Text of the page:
Good, healthy snacks are just the thing after a hard workout. Not only will they quell that post-sweat hunger, they’re also a key part of your recovery, and shouldn’t be neglected. As any personal trainer will tell you, snacking within thirty to sixty minutes after a workout will replenish glucose and glycogen stores and help to repair muscles. You’ll want to incorporate a reasonable amount of protein, somewhere between ten to fifteen grams, and some complex carbs. That amount of protein ensures your body has what it needs to begin the repair process.

Here are ten healthy snacks ideas sure to keep you going, even after a particularly hard work out.

#1 Vegemite on Wholegrain Toast

Vegemite is an excellent source of vitamins B1, B2, B3 and B9, and if you work out regularly, you don’t even have to worry about the sodium content. Not only will you be replacing sodium lost during your most recent work out, but Vegemite has a bit of an undeserved bad reputation for being high-sodium. A five-gram serve (which is just a little over half a teaspoon) contains 158 milligrams of sodium. That might sound like a lot, but it’s not even ten percent of your suggested dietary target. The wholegrain toast is an excellent choice for complex carbohydrate.

#2 Almond Butter and Banana on Toast

The bread and banana provide the carbs you need, as well as a healthy amount of vitamins B6 and C, folate, manganese, magnesium, potassium, and an average of three grams of fiber and one gram of protein. Almond butter adds more protein (and tastes great with the banana). Use a good wholegrain bread for quality complex carbs.

#3 Half a Sweet Potato

Over eighteen grams of carbohydrates, under six grams of sugar, and with nearly two grams of protein, half a sweet potato is just the thing if you’re feeling a bit hungrier and want a more substantial snack—and they’re really healthy. They’re high in fiber, vitamins B5, B3, B6, and C, potassium, manganese, magnesium, and copper. They get their orange color from beta-carotene, which is a powerful antioxidant.

#4 Hummus with pretzels and carrots

As with our first snack on this list, if you’re physically active, you don’t have to worry about the sodium. You probably even find yourself craving salty foods after working up a sweat—and that’s not bad, as you do need to replace the electrolytes you’ve lost. Hummus, since it’s made chiefly of chickpeas, is a great source of protein, vitamins, and minerals.

#5 Almonds

Almonds are nutrient-dense, providing protein, fiber, and heart-healthy fat. They’re great eaten alone, or can be paired with a handful of dried fruit for a bit of sweetness and more carbs (just be sure to drink plenty of water with the dried fruit).

#6 Pistachios

Pistachios are one of the best snack nut sources in terms of plant-based protein, high in fiber and protein, and one of the best sources of vitamin B6 around. They’re also high in thiamin (or vitamin B1), copper, manganese, phosphorous, and potassium, and a rich source of antioxidants like lutein and zeaxanthin, both of which are very important for eye health, and they’re abundant in polyphenols and tocopherols, which help protect against cancer and heart disease.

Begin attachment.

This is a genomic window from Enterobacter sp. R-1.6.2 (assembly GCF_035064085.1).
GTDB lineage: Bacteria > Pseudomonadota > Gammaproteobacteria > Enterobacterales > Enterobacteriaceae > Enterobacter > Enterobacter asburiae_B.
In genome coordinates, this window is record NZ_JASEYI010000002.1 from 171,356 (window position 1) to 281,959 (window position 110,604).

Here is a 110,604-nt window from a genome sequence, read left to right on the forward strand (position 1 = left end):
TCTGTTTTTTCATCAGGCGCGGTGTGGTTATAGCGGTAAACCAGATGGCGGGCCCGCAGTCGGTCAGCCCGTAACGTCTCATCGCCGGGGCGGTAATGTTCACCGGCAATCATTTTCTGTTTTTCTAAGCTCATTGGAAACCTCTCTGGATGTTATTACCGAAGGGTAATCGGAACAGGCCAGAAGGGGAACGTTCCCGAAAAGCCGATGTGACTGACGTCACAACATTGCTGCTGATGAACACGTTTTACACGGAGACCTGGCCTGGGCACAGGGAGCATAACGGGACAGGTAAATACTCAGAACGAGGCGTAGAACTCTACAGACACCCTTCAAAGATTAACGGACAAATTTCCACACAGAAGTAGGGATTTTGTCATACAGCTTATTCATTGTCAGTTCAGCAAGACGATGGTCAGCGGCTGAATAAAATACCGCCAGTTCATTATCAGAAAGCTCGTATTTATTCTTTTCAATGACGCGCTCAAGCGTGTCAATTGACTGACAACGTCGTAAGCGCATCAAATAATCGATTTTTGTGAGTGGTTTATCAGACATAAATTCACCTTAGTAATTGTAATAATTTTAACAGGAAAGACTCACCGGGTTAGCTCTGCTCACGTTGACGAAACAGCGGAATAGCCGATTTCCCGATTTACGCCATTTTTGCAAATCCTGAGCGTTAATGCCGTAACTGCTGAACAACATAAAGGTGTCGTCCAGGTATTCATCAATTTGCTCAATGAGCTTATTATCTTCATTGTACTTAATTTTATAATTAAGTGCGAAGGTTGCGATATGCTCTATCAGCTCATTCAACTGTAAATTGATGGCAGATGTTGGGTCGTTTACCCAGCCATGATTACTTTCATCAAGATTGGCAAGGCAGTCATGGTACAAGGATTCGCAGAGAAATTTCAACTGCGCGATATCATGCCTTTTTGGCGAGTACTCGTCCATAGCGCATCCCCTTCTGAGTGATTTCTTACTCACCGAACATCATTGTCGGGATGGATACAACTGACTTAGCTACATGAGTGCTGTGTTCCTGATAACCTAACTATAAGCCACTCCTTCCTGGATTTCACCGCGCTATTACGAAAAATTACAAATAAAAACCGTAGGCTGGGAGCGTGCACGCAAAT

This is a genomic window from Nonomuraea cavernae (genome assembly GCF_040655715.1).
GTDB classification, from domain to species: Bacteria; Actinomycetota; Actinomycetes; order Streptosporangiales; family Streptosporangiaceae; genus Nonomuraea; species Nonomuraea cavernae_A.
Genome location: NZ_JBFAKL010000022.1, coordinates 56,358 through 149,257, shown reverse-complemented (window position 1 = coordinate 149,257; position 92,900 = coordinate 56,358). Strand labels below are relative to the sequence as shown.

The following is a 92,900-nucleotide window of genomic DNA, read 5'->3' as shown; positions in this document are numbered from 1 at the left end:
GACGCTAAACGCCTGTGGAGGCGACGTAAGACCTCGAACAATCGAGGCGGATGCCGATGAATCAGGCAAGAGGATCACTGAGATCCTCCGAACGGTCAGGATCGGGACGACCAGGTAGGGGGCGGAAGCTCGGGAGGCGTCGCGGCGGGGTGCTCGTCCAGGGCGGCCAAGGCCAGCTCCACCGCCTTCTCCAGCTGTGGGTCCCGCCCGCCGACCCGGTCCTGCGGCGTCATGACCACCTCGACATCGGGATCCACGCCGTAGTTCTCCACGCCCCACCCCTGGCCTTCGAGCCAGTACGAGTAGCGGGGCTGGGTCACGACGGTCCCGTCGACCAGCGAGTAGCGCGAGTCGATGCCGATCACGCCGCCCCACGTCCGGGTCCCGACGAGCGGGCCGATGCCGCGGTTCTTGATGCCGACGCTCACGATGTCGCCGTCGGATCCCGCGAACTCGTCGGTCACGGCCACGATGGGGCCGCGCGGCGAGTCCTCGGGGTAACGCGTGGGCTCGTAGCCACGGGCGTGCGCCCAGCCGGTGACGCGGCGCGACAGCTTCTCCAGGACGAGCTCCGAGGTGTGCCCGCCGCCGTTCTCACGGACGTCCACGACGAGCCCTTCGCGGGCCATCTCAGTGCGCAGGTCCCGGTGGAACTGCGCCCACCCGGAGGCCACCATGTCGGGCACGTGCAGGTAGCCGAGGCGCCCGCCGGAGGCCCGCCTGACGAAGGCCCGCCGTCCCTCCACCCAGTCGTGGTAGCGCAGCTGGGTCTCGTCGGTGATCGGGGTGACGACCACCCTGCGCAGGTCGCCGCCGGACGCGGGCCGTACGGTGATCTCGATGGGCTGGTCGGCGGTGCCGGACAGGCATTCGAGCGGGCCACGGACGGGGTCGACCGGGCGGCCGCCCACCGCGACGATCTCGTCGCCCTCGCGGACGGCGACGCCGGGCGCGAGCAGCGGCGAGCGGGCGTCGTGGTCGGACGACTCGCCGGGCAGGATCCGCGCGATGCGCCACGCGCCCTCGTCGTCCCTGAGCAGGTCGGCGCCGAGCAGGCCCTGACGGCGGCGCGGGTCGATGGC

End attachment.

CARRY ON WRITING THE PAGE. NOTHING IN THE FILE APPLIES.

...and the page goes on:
#7 Apple Slices with Almond Butter

A sneaky way to ensure you’re getting a serve of fruit and all the nutrients available in almonds. A single apple cut in eight with enough almond butter to coat each slice is surprisingly filling, and provides just the right balance of carbs, protein, fat—and flavor.

#8 Cottage Cheese with Berries

Rumored to be a favorite snack of Olympic weight lifters, a bit of cottage cheese with an assortment of various kinds of berries is a fantastic between-meal bite. The cottage cheese is packed with protein, calcium, B complex vitamins, is rich in vitamin D, and a good source of other minerals like magnesium, potassium, phosphorus, zinc, and selenium. Berries of just about any type are rich in vitamin C and packed with antioxidants—and they add just the right touch of sweetness.

#9 Roasted Chickpeas

Full of protein, fiber, and a fantastic source of complex carbohydrates, chickpeas are also a great way to ensure you’re getting important recovery vitamins and minerals like iron, potassium, and folate—and they’re easy to make. Preheat your oven to 230°C, and while it’s heating blot canned chickpeas with a paper towel to dry them. Toss them with a little olive oil, salt, garlic salt, or your favorite seasonings, spread them evenly onto a baking tray and roast for thirty to forty minutes until browned and crunchy.

#10 Turkey wraps

Quick, easy, and a good combo of lean protein, healthy fats, and complex carbohydrates. Simply take a tortilla, add a slice of turkey, a slice of cheese, roll, and eat. You’ll want to use whole cuts of turkey (not pressed or processed), and a good quality whole cheese—cheddar is a great option.

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